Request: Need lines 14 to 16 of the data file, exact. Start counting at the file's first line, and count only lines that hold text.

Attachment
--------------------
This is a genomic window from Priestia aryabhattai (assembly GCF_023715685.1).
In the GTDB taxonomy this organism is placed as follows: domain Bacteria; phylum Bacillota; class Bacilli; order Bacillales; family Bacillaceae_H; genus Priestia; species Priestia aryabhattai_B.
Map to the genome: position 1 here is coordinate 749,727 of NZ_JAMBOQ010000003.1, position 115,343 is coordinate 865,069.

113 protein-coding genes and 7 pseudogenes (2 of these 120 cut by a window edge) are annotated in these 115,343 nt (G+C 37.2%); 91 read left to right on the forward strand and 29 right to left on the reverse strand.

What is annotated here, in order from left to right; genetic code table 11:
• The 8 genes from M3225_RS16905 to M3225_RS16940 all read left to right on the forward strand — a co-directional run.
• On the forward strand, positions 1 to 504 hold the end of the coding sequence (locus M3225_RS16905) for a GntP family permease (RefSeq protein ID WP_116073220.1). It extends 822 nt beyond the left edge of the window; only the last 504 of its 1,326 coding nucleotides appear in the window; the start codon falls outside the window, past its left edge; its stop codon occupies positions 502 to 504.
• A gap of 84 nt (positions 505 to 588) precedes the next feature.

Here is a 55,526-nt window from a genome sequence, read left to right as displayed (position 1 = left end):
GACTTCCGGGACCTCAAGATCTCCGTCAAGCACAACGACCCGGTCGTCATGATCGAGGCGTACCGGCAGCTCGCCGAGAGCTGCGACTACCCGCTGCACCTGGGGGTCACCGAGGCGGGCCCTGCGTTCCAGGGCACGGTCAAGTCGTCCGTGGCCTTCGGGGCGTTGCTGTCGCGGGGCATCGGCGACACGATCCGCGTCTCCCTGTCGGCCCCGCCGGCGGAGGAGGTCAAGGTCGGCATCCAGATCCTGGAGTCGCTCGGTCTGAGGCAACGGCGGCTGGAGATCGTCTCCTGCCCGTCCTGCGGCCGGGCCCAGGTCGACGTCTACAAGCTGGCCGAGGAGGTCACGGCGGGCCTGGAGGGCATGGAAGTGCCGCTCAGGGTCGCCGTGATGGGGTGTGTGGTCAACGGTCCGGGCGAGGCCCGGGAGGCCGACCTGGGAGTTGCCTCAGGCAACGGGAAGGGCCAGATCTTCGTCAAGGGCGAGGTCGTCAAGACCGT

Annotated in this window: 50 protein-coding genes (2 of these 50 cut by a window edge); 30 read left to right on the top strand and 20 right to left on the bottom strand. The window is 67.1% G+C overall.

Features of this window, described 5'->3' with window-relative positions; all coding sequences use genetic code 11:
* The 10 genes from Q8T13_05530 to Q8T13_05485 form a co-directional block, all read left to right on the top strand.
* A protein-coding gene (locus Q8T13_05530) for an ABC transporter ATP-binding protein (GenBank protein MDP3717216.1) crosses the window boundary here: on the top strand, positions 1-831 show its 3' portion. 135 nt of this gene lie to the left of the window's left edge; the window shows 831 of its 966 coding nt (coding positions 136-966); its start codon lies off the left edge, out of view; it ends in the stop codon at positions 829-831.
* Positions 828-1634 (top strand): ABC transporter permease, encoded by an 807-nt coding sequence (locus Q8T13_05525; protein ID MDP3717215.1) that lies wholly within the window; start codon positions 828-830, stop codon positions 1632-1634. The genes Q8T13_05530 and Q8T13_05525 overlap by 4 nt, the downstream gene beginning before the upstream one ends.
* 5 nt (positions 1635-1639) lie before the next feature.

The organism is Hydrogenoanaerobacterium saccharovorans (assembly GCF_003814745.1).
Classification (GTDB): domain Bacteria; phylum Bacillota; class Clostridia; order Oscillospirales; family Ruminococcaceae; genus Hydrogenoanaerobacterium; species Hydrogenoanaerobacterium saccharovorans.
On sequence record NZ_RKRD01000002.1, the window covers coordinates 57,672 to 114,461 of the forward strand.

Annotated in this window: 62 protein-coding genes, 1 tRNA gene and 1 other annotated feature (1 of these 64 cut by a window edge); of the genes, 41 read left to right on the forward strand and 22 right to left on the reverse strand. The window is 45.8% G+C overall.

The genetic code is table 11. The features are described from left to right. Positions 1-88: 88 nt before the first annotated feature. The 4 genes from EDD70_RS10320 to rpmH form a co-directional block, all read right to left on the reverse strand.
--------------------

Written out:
* A protein-coding gene (locus Q8T13_05530) for an ABC transporter ATP-binding protein (GenBank protein MDP3717216.1) crosses the window boundary here: on the top strand, positions 1-831 show its 3' portion. 135 nt of this gene lie to the left of the window's left edge; the window shows 831 of its 966 coding nt (coding positions 136-966); its start codon lies off the left edge, out of view; it ends in the stop codon at positions 829-831.
* Positions 828-1634 (top strand): ABC transporter permease, encoded by an 807-nt coding sequence (locus Q8T13_05525; protein ID MDP3717215.1) that lies wholly within the window; start codon positions 828-830, stop codon positions 1632-1634. The genes Q8T13_05530 and Q8T13_05525 overlap by 4 nt, the downstream gene beginning before the upstream one ends.
* 5 nt (positions 1635-1639) lie before the next feature.